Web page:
An early example of Thompson's questioning occurs in an elementary Sunday School class discussing how everyone would praise and worship God in Heaven. The teacher provides the typical notion that such worship is limited almost exclusively to singing. This unnerves Thompson, for he does not sing well or is otherwise musically inclined. His real passion, though, what some might call his God given talent, is art. “But I don't like to sing. Couldn't I praise God with my drawings?” he asks. The teacher dismisses his concern. “I mean, come on, Craig,” she replies, “How can you praise God with drawings?”6 The young Thompson began to question the propositional paradigm that religions impose on their adherents. He did not fit perfectly into that mold, not that any of us really do. Most people simply brush such concerns aside, but in Thompson his questions only festered as he grew. Periodically, he would voice such questions only to be quickly shut down by others asserting the correctness of their certainty.

Eventually it was the Bible itself that crippled his faith. The human element of the Bible, that it was written by humans over a long period of time, and that it reflected such a growth process, proved irreconcilable with Thompson's previous instruction that Scripture was God's exact and perfect word.7 The simplistic certainty in the Bible that his church taught now failed to answer, or even address, this pressing revelation of his.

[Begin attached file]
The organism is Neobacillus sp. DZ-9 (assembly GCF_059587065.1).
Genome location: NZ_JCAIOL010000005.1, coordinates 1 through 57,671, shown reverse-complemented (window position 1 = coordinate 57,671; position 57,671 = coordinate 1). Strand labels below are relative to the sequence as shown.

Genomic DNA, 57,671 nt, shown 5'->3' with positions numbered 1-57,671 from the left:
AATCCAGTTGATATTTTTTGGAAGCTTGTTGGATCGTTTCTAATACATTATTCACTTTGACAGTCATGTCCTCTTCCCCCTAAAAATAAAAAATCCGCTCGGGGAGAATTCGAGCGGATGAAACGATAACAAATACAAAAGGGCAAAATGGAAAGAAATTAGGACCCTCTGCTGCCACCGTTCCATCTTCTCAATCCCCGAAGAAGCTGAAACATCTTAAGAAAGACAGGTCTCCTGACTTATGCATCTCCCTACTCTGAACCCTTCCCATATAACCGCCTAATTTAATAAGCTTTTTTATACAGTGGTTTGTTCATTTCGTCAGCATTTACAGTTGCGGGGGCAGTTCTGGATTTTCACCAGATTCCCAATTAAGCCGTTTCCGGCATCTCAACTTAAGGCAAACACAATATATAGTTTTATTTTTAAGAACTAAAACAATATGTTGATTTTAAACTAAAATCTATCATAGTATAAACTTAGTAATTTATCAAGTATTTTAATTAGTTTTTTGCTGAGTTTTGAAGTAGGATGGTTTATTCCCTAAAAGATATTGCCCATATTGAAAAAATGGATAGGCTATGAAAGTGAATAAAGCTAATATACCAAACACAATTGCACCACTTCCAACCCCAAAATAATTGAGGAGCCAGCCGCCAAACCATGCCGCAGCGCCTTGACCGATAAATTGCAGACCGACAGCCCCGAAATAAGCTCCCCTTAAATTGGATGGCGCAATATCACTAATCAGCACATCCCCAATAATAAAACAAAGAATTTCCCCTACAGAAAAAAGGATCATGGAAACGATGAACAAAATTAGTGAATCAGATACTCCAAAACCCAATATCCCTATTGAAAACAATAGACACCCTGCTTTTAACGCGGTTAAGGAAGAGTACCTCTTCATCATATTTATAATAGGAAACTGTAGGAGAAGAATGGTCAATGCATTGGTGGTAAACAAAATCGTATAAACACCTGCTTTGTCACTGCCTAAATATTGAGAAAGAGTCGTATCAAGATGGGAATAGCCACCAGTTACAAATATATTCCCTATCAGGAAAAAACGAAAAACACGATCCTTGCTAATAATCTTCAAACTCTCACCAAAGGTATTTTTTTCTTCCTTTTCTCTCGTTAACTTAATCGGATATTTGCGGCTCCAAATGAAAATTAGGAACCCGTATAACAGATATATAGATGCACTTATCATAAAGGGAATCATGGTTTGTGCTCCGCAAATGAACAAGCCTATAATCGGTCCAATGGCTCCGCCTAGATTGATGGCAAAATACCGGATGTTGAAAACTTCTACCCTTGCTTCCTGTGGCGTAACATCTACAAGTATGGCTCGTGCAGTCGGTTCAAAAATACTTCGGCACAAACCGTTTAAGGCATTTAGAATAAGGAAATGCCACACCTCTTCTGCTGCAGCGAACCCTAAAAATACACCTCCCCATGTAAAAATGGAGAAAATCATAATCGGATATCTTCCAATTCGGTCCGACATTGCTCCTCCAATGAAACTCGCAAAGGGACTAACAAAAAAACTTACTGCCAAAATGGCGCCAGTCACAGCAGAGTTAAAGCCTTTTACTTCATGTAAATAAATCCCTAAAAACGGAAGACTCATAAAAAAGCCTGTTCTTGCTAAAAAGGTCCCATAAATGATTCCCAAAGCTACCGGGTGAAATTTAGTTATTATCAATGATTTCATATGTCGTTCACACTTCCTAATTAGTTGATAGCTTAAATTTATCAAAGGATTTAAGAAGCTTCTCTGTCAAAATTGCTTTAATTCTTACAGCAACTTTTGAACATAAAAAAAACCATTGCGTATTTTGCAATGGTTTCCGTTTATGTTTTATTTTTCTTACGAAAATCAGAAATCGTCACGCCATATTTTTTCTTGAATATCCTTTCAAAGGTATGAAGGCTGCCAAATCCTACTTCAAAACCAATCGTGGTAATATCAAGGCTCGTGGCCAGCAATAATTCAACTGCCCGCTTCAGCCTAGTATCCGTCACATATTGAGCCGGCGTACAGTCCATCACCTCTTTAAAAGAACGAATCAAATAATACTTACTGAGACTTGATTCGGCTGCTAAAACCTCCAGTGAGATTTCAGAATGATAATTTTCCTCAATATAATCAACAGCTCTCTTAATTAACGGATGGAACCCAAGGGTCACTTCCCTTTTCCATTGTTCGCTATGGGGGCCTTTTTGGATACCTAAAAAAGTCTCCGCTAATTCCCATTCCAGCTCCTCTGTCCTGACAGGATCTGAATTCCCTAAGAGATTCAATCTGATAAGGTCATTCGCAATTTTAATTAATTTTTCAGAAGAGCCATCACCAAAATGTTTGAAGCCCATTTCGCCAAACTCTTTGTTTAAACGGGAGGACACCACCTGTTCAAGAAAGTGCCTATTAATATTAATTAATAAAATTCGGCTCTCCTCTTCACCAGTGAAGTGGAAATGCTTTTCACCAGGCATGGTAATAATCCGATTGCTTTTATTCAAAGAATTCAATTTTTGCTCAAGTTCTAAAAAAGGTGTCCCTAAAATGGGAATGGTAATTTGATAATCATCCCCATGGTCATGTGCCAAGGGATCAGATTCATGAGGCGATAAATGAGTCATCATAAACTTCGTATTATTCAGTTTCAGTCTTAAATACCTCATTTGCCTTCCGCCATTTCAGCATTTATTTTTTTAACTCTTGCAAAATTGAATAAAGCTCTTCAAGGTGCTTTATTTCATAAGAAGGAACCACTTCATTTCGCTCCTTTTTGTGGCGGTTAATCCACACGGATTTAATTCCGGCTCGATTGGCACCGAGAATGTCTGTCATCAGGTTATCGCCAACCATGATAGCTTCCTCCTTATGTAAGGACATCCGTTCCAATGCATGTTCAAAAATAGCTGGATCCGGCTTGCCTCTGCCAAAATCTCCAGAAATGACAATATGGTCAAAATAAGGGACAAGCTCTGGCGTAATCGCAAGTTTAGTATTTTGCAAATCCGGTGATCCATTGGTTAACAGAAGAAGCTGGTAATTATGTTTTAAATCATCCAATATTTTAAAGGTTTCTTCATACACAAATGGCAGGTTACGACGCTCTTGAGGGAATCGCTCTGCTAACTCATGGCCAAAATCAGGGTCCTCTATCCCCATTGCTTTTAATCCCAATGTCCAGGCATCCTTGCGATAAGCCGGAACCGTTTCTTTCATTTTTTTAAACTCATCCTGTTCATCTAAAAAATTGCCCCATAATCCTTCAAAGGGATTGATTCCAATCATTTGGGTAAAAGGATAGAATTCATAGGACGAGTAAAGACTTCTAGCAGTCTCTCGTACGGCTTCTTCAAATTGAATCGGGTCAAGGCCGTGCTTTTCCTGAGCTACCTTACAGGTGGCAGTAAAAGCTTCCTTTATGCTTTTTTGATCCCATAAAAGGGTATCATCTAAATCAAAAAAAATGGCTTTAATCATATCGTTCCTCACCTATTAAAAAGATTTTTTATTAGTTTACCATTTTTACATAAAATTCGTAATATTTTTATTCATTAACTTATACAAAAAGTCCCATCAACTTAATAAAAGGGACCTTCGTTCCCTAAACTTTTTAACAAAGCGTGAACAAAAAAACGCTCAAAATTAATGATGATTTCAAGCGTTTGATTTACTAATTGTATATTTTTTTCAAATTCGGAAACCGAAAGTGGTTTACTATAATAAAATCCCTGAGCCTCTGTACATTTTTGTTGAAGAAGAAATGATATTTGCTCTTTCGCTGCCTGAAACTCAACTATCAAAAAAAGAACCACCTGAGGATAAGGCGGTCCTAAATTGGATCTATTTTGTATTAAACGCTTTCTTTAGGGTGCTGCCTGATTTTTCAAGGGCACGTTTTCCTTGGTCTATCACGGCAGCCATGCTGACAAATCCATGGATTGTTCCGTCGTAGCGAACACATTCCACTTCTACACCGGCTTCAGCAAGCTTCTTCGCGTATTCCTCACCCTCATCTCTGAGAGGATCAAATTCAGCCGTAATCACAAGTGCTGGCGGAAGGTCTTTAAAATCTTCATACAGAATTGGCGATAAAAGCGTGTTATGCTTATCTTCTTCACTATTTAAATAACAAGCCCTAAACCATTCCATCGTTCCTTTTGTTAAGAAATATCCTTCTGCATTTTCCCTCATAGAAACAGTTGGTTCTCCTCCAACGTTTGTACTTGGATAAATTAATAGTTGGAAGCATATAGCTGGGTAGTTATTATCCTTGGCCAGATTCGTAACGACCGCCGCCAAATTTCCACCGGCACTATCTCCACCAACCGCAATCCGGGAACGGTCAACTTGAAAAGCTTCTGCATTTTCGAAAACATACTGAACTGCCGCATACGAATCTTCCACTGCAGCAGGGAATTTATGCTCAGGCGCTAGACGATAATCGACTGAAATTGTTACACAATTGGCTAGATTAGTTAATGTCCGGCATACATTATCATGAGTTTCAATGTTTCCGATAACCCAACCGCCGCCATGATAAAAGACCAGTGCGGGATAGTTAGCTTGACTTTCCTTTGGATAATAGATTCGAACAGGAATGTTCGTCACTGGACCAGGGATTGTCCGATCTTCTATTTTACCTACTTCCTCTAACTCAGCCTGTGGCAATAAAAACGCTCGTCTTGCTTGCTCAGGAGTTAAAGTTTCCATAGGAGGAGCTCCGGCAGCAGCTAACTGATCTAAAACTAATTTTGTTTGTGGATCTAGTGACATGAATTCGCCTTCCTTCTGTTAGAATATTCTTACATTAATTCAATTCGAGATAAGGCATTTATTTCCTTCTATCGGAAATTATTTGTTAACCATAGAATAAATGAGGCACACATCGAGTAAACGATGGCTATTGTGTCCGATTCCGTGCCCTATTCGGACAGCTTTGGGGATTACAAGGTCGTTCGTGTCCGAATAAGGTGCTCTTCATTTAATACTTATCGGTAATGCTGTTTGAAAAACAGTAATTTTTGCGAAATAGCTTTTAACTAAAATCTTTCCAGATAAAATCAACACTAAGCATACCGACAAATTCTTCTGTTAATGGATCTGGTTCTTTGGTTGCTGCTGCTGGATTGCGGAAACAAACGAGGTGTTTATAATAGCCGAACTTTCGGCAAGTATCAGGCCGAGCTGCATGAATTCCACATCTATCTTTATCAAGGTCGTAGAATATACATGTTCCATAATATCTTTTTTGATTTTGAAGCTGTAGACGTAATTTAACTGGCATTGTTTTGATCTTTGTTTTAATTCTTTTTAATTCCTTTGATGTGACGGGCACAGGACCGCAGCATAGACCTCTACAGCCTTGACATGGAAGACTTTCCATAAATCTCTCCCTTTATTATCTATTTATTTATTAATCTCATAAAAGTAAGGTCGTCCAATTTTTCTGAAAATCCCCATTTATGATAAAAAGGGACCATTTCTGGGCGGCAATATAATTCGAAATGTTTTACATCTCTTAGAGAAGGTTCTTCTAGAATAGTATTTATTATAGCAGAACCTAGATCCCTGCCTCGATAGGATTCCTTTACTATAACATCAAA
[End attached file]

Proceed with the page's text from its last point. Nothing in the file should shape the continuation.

For an example, Thompson writes about the comments actually included in his Bible. "Leafing through the pages,” he says, “I marveled at the 'OR's - footnotes referencing questionable vocabulary - gracing nearly every page of the Bible. The Old Testament was written in Hebrew, the New Testament in 'koine' Greek. Both languages create challenges in translation. I like 'OR's. Doubt is reassuring."8 For most people such doubt is not so reassuring, at least not at first. The pillars of certainty must come crumbling down beforehand, and that can prove quite the traumatic event.
Author Sharon L. Baker recounts her own, and similar, encounter with the Bible causing a dramatic disruption of her faith. “Learning Greek, Hebrew, and basic hermeneutical skills made me realize that I had been so wrong about so much. My whole belief system came crashing down around me, and I wandered around in the rubble, kicking at the broken pieces of my absolute certainty.”9

Near the close of Blankets, Craig Thompson comments on the unsettled, even paradoxical nature of his faith, or lack thereof. He knows the loss of his beliefs would greatly upset his parents. “But,”he says, “I can't deny my lack of faith, either. I still believe in God; the teachings of Jesus even, but the rest of Christianity...its Bible, its churches, its dogma – only sets up boundaries between people and cultures. It denies the beauty of being human, and it ignores all these gaps that need to be filled in by the individual.”10 Religious certainty creates an all or nothing scenario, allowing no room for ambiguity, or even questioning. Throughout his life, Craig Thompson brought his doubts, concerns, and questions to leaders in his church and religious life. Instead of lending an empathetic ear or joining Thompson in his journey of struggle, they quickly dismissed him. It takes great courage, and even great faith, to voice doubt like Thompson did.